The Perhentian Islands are the ideal place to relax and forget about your cares and most people that visit here laze away their days in the sun. However, if you are tired of waiting for coconuts to drop, there are still some things that you can do to keep yourself occupied.
These islands have been gazetted as a marine park and as such littering, fishing and collecting of any marine life (whether dead or alive) is strictly prohibited. As it is a marine park, this also means that the rich diversity of aquatic life has been preserved and it is beautiful to experience.
Apart from walking, the only way to get around is by sea taxi. Expect to pay around RM 10-25 per person for 5-15 minute transfers.
Various operators and resorts offer snorkelling outings around the two islands, ranging anything from one and a half hours to a full day. Trips cost RM 35-60 per person, depending on the duration, stops and whether equipment rental is included or not.
Some of the popular spots for snorkelling are Shark Point, Teluk Pauh and Tanjung Basi. If you are lucky, a combination of these stops may mean that you see a turtle, some black tip reef sharks and an abundance of colourful coral all in one trip.
The sheer amounts of visitors and careless practices have resulted in damage to the coral and consequently the marine life around the islands. To ensure that you keep yourself safe and do your part to contribute to the conservation of these incredible ecosystems, keep the following in mind:
- Touching or standing on coral damages or even kills them and re-growth takes years
- Control your buoyancy carefully. Use a life jacket and only use fins if you are completely confident that you will not accidentally touch the coral.
- Do not litter. Some animals (like turtles) may mistake plastic bags for food and choke to death.
- Stay within the designated areas so that you do not cross boat paths and get hit
- Do not touch or disturb any marine life in any way. You may hurt them and some of them may hurt you. Keep your distance from Triggerfish as they may be aggressive, especially when guarding a nest
- Keep yourself protected from the sun
- When renting equipment, ask for assistance and tips from your resort to ensure a good fit (especially of your mask)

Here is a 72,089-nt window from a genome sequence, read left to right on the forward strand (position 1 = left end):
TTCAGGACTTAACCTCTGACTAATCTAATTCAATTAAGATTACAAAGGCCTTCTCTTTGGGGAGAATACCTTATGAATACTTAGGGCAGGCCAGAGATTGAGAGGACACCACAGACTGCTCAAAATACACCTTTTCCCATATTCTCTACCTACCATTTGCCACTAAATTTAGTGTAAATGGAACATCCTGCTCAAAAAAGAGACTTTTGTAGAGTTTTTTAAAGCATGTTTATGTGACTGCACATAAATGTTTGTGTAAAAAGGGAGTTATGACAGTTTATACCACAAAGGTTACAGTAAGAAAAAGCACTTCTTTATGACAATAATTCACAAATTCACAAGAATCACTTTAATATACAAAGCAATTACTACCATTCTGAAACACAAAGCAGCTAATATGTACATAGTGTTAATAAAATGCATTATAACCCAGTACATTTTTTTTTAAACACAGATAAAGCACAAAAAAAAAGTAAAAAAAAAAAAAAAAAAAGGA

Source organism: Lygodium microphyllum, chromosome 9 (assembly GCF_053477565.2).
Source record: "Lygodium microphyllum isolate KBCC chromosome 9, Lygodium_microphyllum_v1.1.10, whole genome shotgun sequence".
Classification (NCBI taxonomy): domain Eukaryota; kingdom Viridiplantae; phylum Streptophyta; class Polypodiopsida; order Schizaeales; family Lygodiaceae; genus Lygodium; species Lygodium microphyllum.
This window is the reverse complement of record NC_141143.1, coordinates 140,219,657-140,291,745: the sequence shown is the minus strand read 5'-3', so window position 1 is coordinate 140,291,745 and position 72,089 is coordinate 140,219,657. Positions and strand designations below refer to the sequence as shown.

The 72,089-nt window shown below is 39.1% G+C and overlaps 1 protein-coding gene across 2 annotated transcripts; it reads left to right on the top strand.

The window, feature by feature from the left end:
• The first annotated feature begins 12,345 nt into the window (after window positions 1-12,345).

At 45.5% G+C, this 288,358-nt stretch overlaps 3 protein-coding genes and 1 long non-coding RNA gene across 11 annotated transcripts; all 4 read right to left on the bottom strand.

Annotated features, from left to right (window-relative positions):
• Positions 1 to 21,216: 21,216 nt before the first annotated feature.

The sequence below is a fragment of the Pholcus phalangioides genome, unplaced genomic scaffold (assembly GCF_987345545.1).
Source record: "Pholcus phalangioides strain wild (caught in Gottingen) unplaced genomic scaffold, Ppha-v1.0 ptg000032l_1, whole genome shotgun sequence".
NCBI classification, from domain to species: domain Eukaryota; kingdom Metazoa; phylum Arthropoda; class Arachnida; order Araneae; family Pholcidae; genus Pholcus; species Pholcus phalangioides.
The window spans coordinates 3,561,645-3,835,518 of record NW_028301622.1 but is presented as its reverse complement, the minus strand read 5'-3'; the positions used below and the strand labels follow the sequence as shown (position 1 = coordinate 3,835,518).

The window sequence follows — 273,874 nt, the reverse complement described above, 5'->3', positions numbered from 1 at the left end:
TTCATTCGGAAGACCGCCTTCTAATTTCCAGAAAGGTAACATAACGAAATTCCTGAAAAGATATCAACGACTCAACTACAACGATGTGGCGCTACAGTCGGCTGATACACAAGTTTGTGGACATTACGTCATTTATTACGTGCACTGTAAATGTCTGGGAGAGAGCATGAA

Scuba diving around the Perhentian Islands is a superb experience and many people visit here time and time again to explore the deep.
Some of the top spots are Tokong Laut (Temple of the Sea, also known as the Pinnacle) and the Sugar Wreck. Tokong Laut is a pointed rock protruding from the seabed, surrounded by all kinds of coral and home to numerous species of reef fish and other marine life. The Sugar Wreck is an eerie-looking sunken freight ship that lies at around 15-22m.
Marine life is in abundance here and apart from the many species of hard and soft coral that form the backbone of these ecosystems you can also expect to encounter turtles, several species of sharks, mackerel, jacks, moray eels, nudibranchs and various other reef fish.
There are numerous dive operators on both islands and there is hardly a beach that does not have at least two options for you to choose from for recreational dives or certification. Ensure that your dive centre is environmentally friendly and takes safety practices seriously.
If you enjoy exploring the underwater world, do your part to protect it. The golden rule, apart from never holding your breath, is to take only photographs and leave only bubbles! Below are some guidelines that every responsible diver must follow.
- Choose a dive operator that respects the environment and actively contributes to conservation efforts in the area.
- Never touch or step on coral. The slightest touch can harm them and some may hurt you.
- Prevent accidental contact with the reef or kicking up sediment by keeping a safe distance and practicing good fin and body control.
- Do not collect any “souvenirs” – living or dead - underwater, but do pick up recent rubbish
- Do not touch, chase, try to ride or otherwise harass any marine life. Feed and handle marine life only under expert guidance.
- Ensure that your dive boat does not anchor on the reef and make sure that all rubbish (especially light plastics) is carefully stowed away.
Tropical forest covers the greater part of the Perhentian Islands and a few trails that twist through the greenery allow you to explore the diversity of plant life. Tread quietly and you may just meet a few of the islands’ animals along the way. Monitor lizards are in abundance, as are numerous species of insects and birds. If you are lucky, you may even spot a group of long-tailed macaques (a type of monkey). The elusive mousedeer is also said to inhabit the island, but these tiny animals are rarely seen.
Remember to bring insect repellent and plenty of drinking water.